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 View Poll Results: What is your favorite mathematical constant? Pi. Approximately equal to 3.141592... 14 40.00% Euler's number "e." Approximately equal to 2.718281... 5 14.29% Other. (The golden ratio, Phi; the Euler-Mascheroni constant, Gamma; etc. 11 31.43% The Carrot Constant. 5 14.29% Voters: 35. You may not vote on this poll

#21
01-12-2013, 10:00 PM
 Registered User Join Date: Apr 2009 Location: Canada
e^(i x pi)= -1

I almost got a hardon the first time I saw that, almost.
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#22
01-12-2013, 10:10 PM
 Registered User HPF Technology: Protecting the Pocket since 2007 Join Date: Mar 2004 Location: Madison WI
Quote:
 Originally Posted by Ziltoid e^(i x pi)= -1 I almost got a hardon the first time I saw that, almost.
For the programmers who might be reading this:

cmath.exp(1.j * cmath.pi) == -1. ;
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#23
01-12-2013, 10:14 PM
 Registered User Join Date: Apr 2009 Location: Canada
Let the math arousal continue:

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 Originally Posted by capnsandwich I like to pretend I'm a beautiful princess with a pretty ballerina outfit dancing through my pink castle.
#24
01-12-2013, 11:26 PM
 Registered User Join Date: Jun 2008 Location: Close to Los Angeles, CA
Wow, lots of π fans. e has a simple and elegant definition: The summation of the inverse of n factorial as n runs from 0 to infinity. Or you can call it the limit as n approaches infinity, of (1+1/n)n. Or even the limit as n approaches 0, of (1+n)(1/n). With π, you're either doing crazy continued fractions, or you're calling it the ratio of a circle's circumference to its diameter, and that's boring! Euler talked about e as being a number whose hyperbolic logarithm was 1. Now that's fascinating!

Quote:
 Originally Posted by Ziltoid e^(i x pi)= -1 I almost got a hardon the first time I saw that, almost.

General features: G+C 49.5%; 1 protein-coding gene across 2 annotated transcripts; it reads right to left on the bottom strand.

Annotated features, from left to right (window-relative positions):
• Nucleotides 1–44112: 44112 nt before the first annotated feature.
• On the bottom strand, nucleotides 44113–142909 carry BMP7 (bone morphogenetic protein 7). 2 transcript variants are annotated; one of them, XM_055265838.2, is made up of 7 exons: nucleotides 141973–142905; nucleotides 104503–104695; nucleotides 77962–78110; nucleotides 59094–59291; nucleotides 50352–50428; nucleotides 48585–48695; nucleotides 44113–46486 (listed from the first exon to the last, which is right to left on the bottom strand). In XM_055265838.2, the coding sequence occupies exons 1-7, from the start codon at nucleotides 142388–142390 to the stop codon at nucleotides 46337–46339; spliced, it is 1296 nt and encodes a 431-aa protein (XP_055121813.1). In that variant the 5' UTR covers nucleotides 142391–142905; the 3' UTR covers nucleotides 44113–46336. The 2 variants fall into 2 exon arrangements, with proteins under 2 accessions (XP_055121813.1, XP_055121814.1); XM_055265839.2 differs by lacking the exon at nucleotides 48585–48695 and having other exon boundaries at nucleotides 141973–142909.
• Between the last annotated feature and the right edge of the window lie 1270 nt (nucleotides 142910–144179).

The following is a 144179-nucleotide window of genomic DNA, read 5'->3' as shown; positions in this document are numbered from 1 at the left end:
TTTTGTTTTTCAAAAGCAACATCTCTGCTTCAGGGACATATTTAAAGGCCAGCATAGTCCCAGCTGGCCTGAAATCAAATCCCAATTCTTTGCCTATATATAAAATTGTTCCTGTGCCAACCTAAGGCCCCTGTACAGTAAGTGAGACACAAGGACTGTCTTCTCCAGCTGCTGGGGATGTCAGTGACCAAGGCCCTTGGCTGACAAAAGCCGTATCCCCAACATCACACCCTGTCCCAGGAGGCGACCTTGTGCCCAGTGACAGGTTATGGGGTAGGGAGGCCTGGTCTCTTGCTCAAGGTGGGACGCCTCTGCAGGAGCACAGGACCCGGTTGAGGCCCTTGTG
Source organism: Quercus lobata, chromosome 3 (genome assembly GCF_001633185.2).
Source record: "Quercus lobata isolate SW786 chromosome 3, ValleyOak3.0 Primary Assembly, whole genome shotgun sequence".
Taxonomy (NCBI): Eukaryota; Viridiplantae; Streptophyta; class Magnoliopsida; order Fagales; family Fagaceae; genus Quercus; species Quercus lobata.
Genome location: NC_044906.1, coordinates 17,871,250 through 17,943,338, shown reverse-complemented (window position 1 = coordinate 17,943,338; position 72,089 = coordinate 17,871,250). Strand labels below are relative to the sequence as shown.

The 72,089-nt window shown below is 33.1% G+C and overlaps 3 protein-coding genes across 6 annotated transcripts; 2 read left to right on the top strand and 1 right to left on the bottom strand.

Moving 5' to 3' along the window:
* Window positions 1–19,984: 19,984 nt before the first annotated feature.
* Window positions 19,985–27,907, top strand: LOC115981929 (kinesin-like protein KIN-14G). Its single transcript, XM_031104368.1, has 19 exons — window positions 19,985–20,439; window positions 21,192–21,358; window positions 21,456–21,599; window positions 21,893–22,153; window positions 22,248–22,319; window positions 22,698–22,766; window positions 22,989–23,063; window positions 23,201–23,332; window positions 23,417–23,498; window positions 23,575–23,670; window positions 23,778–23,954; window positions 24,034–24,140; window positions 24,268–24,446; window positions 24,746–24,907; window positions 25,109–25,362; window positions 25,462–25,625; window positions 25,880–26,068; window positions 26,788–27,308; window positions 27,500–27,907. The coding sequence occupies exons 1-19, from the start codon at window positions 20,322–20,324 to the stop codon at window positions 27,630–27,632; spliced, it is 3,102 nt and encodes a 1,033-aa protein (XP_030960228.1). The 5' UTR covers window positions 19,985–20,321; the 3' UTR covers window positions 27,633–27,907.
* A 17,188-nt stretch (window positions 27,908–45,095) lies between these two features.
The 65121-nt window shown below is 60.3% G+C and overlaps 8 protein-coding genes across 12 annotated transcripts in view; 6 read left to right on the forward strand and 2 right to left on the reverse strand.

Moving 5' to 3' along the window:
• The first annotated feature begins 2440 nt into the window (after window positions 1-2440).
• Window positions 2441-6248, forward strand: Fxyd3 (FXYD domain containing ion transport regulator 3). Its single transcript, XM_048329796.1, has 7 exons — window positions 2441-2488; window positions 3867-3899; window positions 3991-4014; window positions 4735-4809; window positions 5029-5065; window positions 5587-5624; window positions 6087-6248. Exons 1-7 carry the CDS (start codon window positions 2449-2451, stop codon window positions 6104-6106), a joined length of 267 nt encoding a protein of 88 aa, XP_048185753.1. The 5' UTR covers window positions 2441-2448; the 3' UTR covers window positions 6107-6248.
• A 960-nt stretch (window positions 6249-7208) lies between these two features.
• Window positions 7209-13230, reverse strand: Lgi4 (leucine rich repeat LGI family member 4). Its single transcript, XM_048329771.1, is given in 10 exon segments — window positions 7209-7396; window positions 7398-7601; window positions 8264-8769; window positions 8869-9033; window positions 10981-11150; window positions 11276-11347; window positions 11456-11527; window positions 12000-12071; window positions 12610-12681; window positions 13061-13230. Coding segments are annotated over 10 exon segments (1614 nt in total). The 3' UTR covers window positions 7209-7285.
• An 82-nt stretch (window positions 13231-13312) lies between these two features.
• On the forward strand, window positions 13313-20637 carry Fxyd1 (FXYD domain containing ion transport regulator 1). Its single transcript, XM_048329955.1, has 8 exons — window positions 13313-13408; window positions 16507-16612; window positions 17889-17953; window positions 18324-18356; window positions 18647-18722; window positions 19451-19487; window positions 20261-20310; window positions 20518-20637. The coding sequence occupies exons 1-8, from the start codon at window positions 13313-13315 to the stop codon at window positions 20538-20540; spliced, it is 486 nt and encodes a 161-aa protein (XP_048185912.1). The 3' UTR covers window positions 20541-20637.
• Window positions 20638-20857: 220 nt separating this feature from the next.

That is called "Euler's Identity," and it an amazingly fascinating theorum, because it makes use of 0,1,i,e and π.

http://en.wikipedia.org/wiki/Euler%27s_identity

Last edited by line6man : 01-12-2013 at 11:30 PM.
#25
01-12-2013, 11:38 PM
 Registered User Join Date: Apr 2002 Location: Sasquatch Country
0

The minimalist's choice.
#26
01-12-2013, 11:47 PM
 Registered User Join Date: Apr 2009 Location: Canada
Quote:
 Originally Posted by Headroom 0 The minimalist's choice.
I remember reading something about a school of thought inspired by Buddhism in which mathematician did not use zero but used a blank space or something. It's a bit blurry, perhaps somebody knows what I'm referring to.
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Quote:
 Originally Posted by capnsandwich I like to pretend I'm a beautiful princess with a pretty ballerina outfit dancing through my pink castle.
#27
01-13-2013, 12:23 AM
 Moderator Endorsing Artist: Levy's Leathers Moderator Join Date: Jan 2005 Location: Toronto/Niagara Falls, Ontario
My only mathematical constant is "how the hell much do we each have to tip?"
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#28
01-13-2013, 12:45 AM
 Registered User owner, OVNIFX and OVNILabs Join Date: Oct 2005 Location: PDX, OR
#29
01-13-2013, 12:57 AM
 Registered User Join Date: Aug 2006 Location: Rochelle, Illinois
My second favorie is phi. It's astonishing how many places it turns up. Even the structure of DNA.

But number one on my list of favorite constants is the reduced Planck's constant "h bar". It's the metric that defines the base of the scale for the size of literally everything in the universe.

The first part of my username refers to it. The second part refers to the unfortunate boxed feline that belonged to Schrodinger.
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Last edited by hbarcat : 01-13-2013 at 01:01 AM.
#30
01-13-2013, 01:21 AM